Chinese Vice President Xi Jinping was not elected to a post on the Central Military Commission. There was no mention of Xi's promotion in an official bulletin issued at the end of the four-day meeting of the Central Committee of the Chinese Communist Party on Friday. Observers had fully expected Xi to be elected to a ranking post in the powerful commission, sealing his status as successor to President Hu Jintao.
But that does not mean that Xi has hit an obstacle. As vice president and top-ranking member of the Secretariat of the Communist Party, principal of the Central Party School, and the sixth-highest ranked member of the Politburo Standing Committee, Xi is in charge of party affairs and educating its leaders. He was also entrusted with explaining the draft minutes of the latest Central Committee meeting to 344 committee members. Judging from his responsibilities, it appears to be just a matter of time before Xi succeeds Hu. His appointment to the rank of vice president of the Central Military Commission simply requires his election at the next Central Committee meeting next fall or in 2011.
If all goes according to plan, Xi will be elected as China's new leader, in charge of the party, the government and the military during the 18th Party Congress in 2012. The Chinese media, which is subject to party and government restrictions, featured Xi in reports on Saturday praising students at a science exhibition and receiving applause, which was a way of demonstrating that his status as Hu's heir had become even stronger. Hu was born in 1942 and was seven years old when communist China was born. Xi was born in 1953 and is expected to become the first Chinese leader to have been born after the creation of the People's Republic in 1949.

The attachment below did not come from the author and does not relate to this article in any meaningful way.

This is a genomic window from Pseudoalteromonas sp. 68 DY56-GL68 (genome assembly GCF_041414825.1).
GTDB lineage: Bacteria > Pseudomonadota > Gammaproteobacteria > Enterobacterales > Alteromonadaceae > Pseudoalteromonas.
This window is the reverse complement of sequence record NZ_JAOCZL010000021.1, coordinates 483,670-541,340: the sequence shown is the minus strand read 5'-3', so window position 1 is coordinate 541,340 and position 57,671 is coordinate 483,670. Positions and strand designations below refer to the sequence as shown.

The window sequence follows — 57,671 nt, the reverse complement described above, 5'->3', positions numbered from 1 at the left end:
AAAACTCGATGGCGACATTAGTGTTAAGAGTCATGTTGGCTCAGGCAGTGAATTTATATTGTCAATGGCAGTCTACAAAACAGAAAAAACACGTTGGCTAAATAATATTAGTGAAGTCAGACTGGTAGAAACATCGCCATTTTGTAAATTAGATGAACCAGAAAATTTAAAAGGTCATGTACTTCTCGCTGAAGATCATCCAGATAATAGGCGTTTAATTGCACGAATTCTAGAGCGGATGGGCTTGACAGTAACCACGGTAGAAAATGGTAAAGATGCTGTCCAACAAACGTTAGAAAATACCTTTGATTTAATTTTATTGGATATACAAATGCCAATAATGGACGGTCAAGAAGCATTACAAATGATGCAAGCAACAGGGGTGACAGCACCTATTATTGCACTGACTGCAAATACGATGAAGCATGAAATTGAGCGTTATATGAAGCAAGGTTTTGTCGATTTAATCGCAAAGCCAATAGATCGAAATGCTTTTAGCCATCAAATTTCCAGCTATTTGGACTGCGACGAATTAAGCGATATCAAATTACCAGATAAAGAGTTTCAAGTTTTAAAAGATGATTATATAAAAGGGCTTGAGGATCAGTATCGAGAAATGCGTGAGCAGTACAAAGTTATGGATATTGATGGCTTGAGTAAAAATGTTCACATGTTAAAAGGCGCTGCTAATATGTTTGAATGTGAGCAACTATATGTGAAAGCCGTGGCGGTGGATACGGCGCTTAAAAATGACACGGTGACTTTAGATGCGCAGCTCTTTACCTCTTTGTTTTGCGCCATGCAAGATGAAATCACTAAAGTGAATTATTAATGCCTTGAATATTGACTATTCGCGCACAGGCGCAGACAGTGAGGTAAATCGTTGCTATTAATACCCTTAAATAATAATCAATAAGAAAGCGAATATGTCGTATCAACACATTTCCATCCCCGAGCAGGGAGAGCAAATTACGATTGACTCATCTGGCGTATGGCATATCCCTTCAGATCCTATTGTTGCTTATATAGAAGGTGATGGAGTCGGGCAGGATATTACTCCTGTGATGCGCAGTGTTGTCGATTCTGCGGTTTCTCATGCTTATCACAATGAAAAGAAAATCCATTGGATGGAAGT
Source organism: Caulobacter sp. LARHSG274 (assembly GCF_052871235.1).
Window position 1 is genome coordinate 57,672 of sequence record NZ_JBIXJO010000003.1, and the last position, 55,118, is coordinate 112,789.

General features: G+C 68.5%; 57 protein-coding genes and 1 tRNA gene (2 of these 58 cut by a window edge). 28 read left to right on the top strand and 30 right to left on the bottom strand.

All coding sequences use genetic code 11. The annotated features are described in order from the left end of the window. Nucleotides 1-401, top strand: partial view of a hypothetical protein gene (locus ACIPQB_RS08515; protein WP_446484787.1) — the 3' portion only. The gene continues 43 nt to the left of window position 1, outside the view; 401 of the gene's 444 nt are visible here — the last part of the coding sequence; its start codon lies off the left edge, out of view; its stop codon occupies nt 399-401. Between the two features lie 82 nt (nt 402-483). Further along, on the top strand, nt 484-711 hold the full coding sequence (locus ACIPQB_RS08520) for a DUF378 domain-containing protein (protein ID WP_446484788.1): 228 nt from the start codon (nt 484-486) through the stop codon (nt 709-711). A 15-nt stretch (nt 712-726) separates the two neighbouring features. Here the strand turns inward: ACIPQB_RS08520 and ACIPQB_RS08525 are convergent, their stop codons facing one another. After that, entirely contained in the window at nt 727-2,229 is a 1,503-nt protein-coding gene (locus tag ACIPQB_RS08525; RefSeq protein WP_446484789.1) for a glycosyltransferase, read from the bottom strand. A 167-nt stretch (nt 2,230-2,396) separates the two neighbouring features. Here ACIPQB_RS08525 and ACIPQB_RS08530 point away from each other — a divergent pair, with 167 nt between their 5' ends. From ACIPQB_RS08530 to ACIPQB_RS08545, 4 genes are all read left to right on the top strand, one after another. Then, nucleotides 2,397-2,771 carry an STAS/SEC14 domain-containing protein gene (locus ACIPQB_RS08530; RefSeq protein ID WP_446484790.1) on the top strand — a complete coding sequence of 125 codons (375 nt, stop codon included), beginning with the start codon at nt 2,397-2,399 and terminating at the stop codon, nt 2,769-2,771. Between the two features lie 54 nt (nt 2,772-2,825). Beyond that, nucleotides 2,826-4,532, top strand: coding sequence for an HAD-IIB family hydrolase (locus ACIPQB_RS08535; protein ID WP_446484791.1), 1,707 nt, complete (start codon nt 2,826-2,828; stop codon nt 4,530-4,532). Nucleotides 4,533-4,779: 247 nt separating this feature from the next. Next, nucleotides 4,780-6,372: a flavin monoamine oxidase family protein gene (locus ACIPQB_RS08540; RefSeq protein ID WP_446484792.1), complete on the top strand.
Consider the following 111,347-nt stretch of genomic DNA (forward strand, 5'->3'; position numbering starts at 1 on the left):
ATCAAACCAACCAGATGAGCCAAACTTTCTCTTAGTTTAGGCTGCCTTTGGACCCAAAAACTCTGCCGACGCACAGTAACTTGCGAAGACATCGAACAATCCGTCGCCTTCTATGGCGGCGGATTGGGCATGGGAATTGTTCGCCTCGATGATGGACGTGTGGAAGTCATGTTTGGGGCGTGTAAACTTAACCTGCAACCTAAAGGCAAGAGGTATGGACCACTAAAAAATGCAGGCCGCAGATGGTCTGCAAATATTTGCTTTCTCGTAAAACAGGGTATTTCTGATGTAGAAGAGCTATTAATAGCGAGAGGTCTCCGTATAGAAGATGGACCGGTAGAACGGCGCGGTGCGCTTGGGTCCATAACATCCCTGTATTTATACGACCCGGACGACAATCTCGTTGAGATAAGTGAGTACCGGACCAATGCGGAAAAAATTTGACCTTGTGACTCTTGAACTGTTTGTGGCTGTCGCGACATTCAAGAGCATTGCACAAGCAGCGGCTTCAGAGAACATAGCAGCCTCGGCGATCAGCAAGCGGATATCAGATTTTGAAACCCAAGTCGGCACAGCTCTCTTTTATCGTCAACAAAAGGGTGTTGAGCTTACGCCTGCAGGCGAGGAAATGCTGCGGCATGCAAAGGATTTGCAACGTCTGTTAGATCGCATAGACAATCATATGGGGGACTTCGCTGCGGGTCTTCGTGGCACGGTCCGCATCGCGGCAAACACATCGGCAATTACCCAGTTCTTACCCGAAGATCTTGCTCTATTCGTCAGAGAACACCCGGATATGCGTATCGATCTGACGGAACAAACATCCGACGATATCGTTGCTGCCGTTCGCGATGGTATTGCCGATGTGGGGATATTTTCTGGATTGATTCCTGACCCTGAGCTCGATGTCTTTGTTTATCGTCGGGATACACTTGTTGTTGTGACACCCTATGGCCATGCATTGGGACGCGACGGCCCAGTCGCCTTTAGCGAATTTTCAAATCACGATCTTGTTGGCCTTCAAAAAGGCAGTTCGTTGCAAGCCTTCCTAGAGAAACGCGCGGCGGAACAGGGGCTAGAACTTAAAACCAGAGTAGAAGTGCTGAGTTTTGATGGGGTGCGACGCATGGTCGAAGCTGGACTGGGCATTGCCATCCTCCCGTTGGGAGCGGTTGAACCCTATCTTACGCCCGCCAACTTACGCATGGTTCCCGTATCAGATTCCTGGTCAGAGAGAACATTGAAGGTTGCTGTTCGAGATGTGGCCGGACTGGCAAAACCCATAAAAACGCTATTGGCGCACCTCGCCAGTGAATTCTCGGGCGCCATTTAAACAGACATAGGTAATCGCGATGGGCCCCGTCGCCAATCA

The contrast to North Korea is stark. While China went through the leaderships of Mao Zedong, Deng Xiaoping, Jiang Zemin, Hu Jintao and now looks to Xi, North Korea has only been led by Kim Il-sung and his son Kim Jong-il. At Kim Jong-il's side is the 78-year-old O Kuk-ryol, the vice chairman of North Korea's powerful Defense Commission. The president of the Supreme People's Assembly is the 84-year-old Kim Yong-nam. There is no generational shift in power.
In the Chinese Communist Party, 66-year-old Xi Chaihou and 67-year-old Guo Boxiong are the serving military officers in the Central Military Commission. Now if the military commissions of China and North Korea hold working-level talks, officials in their mid 60s must sit face to face with officials in their late 70s.
The situation is much the same for diplomats. Kim Yong-nam rose to the no. 2 post in North Korea as a diplomat, is 84, while Chinese State Councilor Dai Bingguo is 68. North Korean Foreign Minister Park Eui-chun is 76, and China's vice foreign minister, Yang Jiechi, is 59. At 67, Kim Jong-il himself is among the younger officials in the North Korean regime. Overall, China's leadership consists of people in their 50s and 60s, and North Korea's of people in their 70s and 80s.
The problems will start in 2012, when Xi takes over to lead a government of younger officials. If the North Korean regime survives under the existing leadership until 2012, waiting for them to die of natural causes, it will have a hard time communicating with China. One Chinese expert visiting recently from Beijing was asked whether he felt North Korea was still an ally. After along pause, the expert said, "The problem is that North Korea does not obey international rules. But we should still call it an ally."
By Park Sung-joon from the Chosun Ilbo's News Desk